Agriculture and Agri-Food Canada recently revised their supply and demand tables for Canada's principal field crops, taking into account Statistics Canada's July 31 ending stocks estimates as well as the more recent model-based production estimates.
One thing that jumps out is how current canola estimates for 2016/17 mirror estimates for 2015/16. Production is viewed to be close to identical to 2015, as are total available supplies. Total demand for the upcoming crop year is estimated to be within 500 metric tons of last year, with a slightly lower export forecast of 9.5 million metric tons partially offset by a higher domestic crush estimate of 8.9 mmt. Ending stocks are almost identical with the current crop year carryout estimated at 2.016 million metric tons. The 15-year average carryout for the years 2001/02 to 2015/16 is calculated at 1.7 mmt.
This report could point to 2016/17 as a carbon copy of the previous crop year. Taking into consideration that Statistics Canada's December production report containing the November estimates tends to be larger than previous estimates while even later revisions tend to increase the crop size even further, this may point to a potential bearish situation for the crop. Indeed, the upward-sloping forward curve, a line which connects the subsequent futures prices over consecutive futures months, does point to a bearish situation.
At the same time, the nearby November/January futures spread closed at $7.70/mt. This is viewed as a bearish spread given this spread is a significant percentage of full carry. Subsequent spreads, however, including the Jan/March, the March/May and the May/July, are much narrower. The two latter spreads narrowed in Monday's session, a sign of bullish commercial activity, with the May/July closing at minus $2.70/mt (July over the May) while nearing a test of resistance at minus $2.60/mt. Beyond the Nov/Jan spread, futures spreads can be viewed as neutral to bullish for the balance of the crop year, with the market suggesting things may not be as bearish as they seem.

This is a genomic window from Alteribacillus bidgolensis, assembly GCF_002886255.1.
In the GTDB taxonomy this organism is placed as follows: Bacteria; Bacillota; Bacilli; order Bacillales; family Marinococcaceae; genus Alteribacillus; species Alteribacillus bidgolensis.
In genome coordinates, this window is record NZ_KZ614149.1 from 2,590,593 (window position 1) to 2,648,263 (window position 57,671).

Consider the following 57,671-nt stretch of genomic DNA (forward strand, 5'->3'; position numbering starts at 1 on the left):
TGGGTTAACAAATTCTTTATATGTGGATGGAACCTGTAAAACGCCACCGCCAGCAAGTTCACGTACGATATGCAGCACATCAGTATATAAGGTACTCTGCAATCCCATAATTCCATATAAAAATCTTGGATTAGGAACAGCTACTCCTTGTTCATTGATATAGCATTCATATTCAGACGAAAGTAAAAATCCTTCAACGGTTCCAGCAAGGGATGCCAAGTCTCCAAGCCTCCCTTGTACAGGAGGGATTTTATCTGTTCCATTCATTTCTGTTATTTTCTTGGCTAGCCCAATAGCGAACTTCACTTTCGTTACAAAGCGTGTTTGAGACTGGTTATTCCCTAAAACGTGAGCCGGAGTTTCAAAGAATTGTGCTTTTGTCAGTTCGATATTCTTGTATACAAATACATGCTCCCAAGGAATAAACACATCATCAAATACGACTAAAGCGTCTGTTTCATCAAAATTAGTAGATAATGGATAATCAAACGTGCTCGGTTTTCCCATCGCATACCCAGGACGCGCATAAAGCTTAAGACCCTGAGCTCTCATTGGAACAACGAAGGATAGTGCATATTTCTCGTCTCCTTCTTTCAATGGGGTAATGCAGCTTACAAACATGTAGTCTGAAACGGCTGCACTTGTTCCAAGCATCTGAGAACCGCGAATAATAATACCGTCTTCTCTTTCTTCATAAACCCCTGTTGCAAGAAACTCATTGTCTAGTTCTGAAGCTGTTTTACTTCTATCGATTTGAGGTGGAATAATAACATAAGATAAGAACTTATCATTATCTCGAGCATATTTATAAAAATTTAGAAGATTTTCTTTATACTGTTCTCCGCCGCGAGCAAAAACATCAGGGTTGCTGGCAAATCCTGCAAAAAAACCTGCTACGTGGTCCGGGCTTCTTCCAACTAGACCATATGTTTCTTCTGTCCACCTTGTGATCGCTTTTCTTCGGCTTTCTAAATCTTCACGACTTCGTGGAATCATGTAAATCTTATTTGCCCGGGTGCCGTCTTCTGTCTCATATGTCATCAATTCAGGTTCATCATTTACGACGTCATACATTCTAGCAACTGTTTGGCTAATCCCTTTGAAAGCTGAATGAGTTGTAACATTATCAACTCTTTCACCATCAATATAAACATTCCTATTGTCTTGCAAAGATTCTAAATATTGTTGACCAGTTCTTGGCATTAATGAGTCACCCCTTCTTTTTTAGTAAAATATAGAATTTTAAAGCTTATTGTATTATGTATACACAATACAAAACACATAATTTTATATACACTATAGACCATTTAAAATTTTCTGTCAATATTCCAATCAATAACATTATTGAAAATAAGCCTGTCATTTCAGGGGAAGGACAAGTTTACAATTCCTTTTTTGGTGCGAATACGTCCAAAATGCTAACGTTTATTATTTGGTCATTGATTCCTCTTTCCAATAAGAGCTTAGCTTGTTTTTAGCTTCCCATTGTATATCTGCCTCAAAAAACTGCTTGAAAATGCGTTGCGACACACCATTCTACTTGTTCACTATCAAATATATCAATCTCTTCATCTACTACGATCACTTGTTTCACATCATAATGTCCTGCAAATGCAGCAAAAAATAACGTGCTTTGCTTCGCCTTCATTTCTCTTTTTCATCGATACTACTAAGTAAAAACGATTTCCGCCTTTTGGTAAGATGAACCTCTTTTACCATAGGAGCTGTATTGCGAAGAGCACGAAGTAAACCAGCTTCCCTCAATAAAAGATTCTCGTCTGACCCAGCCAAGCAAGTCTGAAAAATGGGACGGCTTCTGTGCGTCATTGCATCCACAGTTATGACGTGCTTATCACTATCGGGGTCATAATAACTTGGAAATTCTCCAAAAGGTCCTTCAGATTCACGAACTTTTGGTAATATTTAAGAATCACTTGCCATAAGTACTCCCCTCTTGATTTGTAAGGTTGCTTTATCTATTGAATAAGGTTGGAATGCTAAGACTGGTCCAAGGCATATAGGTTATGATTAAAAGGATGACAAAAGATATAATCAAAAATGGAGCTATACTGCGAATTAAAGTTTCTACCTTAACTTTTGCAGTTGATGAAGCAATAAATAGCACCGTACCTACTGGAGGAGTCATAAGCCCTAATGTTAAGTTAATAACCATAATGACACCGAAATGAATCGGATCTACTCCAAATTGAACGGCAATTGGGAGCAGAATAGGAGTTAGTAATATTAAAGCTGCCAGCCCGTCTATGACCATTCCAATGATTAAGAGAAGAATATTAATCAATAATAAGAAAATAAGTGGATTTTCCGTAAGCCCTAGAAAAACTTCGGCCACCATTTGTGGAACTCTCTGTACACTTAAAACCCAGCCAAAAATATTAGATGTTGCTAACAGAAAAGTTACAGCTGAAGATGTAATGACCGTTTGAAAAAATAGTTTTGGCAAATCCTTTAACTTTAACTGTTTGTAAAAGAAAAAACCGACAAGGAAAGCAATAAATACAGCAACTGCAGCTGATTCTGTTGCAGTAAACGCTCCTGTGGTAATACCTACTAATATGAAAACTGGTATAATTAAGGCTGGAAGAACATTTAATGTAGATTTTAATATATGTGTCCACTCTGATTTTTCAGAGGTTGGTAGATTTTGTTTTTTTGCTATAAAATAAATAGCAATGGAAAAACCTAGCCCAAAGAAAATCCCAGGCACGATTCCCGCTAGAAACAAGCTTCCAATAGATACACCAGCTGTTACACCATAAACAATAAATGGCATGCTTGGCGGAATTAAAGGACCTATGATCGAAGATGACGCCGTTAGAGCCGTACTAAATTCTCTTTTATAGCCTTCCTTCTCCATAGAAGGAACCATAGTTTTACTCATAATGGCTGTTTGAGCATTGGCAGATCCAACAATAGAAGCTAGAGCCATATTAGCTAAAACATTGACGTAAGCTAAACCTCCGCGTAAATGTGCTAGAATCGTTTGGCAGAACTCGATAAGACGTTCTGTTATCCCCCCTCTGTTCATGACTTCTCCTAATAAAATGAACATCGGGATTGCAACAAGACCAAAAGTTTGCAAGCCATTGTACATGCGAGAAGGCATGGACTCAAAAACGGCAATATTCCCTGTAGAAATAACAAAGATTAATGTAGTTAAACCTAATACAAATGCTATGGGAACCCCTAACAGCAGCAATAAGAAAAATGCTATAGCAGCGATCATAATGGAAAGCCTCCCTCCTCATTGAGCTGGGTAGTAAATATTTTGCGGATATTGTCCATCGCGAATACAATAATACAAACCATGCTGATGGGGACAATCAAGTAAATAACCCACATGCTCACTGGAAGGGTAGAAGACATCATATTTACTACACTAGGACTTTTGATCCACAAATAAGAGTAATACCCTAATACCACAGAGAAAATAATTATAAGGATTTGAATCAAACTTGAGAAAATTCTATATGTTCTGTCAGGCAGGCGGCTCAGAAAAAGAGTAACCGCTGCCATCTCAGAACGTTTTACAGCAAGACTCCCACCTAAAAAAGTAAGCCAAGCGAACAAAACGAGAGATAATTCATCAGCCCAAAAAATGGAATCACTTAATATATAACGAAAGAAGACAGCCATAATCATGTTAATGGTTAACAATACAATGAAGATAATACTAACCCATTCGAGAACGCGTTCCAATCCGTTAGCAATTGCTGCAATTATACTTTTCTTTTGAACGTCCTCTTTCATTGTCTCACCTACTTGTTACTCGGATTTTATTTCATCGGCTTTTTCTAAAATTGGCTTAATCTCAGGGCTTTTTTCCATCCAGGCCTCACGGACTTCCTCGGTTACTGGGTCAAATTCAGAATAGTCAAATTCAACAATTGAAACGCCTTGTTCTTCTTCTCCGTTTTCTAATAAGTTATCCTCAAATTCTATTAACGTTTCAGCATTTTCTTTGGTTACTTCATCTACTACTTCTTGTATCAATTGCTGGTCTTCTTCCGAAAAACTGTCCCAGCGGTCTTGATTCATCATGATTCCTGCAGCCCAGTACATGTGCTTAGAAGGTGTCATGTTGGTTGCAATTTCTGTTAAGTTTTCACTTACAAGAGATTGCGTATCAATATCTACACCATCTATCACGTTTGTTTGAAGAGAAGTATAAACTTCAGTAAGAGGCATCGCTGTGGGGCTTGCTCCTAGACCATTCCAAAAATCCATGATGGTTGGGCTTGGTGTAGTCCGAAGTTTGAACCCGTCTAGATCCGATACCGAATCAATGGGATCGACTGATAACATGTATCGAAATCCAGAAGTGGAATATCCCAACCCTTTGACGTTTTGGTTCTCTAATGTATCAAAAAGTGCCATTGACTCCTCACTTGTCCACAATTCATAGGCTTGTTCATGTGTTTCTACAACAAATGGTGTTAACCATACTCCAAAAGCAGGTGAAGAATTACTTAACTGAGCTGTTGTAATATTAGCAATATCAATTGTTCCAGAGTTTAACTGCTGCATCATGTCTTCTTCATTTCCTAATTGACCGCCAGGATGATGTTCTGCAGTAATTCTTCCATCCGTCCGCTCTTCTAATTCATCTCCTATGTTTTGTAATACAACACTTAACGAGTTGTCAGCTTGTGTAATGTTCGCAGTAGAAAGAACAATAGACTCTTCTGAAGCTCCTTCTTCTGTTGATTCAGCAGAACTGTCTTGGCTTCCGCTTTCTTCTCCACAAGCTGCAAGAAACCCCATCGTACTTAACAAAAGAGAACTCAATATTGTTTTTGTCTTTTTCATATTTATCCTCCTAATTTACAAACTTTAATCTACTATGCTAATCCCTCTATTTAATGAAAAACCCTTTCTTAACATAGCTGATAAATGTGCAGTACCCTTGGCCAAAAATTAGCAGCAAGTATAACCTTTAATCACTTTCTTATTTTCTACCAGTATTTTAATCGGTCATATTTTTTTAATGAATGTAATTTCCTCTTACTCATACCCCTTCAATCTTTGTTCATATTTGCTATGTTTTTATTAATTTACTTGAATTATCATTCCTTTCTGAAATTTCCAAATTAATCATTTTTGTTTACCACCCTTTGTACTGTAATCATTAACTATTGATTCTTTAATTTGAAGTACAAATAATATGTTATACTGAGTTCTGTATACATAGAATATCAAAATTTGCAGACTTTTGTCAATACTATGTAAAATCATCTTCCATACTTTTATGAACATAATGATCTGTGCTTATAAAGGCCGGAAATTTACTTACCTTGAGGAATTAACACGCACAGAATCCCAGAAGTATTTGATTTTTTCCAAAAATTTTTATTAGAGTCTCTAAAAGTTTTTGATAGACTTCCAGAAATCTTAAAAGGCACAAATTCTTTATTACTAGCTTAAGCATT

Estimating demand has historically been a challenge for the USDA's soybean estimates and could also be a factor for the canola market. In the 2015/16 crop year, the earliest crush estimate was 7.2 mmt while the final estimate was 8.315 mmt. As well, the initial export estimate was 7.6 mmt, while the final estimate was 10.245 mmt. Currently, both crush and exports are currently behind the pace needed to reach the AAFC's recent estimates.
Cliff Jamieson can be reached at firstname.lastname@example.org
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